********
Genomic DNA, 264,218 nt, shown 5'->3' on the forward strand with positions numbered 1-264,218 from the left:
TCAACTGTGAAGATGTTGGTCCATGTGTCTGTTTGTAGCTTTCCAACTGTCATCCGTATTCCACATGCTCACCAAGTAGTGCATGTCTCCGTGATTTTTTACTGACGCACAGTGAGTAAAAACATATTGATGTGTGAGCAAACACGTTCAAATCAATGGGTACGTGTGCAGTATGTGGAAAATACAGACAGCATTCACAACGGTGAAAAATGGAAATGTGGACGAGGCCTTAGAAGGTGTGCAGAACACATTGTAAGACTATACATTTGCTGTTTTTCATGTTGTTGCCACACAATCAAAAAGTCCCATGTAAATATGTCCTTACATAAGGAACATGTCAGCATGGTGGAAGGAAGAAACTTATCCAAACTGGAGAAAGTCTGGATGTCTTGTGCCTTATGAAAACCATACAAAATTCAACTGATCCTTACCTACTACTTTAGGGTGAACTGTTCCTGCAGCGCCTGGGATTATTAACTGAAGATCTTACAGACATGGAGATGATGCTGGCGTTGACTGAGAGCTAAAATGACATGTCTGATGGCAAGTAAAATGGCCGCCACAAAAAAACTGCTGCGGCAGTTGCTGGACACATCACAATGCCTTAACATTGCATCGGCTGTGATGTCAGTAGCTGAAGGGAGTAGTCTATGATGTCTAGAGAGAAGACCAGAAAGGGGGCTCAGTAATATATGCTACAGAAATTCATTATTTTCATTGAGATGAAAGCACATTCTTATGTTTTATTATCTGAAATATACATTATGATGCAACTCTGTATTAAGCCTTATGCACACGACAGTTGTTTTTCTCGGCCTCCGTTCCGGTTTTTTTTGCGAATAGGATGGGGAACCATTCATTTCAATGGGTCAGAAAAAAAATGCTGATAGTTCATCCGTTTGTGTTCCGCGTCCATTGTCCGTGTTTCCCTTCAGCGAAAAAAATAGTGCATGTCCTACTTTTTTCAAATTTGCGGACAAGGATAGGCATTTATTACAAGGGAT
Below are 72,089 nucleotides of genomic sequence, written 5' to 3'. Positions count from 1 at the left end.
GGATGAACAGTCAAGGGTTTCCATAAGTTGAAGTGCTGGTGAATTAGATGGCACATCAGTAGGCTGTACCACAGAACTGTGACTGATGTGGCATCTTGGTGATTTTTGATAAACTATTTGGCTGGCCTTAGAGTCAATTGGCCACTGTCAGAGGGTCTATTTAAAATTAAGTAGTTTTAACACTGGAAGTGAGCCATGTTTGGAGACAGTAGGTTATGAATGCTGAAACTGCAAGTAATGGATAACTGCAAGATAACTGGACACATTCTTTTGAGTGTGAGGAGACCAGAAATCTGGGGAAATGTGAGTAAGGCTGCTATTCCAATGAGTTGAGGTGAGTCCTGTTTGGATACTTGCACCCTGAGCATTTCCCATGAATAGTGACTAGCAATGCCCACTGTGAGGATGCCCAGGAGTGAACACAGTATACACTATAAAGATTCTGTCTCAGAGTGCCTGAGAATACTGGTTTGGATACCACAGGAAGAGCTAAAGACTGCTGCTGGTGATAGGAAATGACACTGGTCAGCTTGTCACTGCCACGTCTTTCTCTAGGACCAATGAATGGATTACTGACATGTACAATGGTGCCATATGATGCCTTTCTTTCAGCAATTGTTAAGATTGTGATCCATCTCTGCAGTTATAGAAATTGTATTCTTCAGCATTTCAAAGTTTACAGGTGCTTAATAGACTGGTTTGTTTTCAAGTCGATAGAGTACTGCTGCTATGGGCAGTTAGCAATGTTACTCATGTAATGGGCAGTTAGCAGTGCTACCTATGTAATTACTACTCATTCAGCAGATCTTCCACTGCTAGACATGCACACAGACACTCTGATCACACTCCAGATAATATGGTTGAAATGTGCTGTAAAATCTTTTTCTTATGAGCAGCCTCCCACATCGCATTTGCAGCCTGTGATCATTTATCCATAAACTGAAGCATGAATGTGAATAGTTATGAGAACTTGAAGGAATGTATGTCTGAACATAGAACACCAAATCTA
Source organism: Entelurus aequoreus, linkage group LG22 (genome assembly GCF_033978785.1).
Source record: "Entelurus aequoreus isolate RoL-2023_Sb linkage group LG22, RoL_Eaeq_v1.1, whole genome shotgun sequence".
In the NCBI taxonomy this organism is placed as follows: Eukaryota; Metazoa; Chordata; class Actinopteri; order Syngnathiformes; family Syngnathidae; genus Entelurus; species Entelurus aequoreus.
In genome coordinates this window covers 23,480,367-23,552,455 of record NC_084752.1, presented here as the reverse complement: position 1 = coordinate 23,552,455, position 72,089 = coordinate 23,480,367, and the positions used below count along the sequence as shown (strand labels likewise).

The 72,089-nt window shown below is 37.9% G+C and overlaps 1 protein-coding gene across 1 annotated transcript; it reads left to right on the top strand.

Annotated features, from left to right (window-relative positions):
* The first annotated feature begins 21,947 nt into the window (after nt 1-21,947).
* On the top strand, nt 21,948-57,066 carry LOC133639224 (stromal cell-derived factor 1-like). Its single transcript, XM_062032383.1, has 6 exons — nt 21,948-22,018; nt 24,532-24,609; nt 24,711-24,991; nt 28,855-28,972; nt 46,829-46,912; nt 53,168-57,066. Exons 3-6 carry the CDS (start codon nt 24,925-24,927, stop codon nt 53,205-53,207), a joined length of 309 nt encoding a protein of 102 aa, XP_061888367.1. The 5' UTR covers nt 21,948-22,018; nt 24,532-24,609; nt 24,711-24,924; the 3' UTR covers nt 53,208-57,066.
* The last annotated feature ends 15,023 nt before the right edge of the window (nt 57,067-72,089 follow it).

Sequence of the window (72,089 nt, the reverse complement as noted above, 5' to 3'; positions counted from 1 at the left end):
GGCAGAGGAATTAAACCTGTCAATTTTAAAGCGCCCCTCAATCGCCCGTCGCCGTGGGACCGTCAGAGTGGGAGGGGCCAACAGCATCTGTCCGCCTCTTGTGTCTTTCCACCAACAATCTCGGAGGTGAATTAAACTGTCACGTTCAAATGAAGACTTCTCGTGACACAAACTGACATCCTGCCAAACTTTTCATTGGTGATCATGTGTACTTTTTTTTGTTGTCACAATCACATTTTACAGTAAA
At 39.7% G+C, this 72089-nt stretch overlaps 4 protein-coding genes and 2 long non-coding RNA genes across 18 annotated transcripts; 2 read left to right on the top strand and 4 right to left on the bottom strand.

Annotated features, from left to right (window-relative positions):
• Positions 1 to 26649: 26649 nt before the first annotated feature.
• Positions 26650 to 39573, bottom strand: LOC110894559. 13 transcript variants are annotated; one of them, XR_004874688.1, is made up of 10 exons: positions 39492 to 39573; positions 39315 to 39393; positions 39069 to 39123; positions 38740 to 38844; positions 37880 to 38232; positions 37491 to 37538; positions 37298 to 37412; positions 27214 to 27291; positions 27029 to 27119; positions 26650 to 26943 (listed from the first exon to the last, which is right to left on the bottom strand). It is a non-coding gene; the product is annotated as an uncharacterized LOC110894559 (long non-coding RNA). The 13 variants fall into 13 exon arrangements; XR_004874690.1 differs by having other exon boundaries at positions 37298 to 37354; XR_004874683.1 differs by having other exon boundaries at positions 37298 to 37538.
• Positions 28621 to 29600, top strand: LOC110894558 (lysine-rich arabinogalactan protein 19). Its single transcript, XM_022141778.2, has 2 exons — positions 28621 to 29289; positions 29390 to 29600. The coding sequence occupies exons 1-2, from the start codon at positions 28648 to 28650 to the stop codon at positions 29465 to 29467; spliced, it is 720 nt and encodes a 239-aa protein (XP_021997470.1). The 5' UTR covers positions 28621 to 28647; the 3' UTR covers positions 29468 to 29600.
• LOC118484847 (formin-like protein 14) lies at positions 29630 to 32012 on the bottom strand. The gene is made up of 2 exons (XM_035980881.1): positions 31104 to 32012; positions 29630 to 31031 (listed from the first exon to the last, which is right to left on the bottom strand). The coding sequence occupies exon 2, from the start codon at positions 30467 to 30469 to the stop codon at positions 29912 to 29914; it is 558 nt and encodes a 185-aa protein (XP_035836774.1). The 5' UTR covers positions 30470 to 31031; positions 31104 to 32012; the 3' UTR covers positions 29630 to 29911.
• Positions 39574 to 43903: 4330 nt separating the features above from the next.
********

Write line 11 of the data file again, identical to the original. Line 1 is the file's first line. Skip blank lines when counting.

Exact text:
* The first annotated feature begins 21,947 nt into the window (after nt 1-21,947).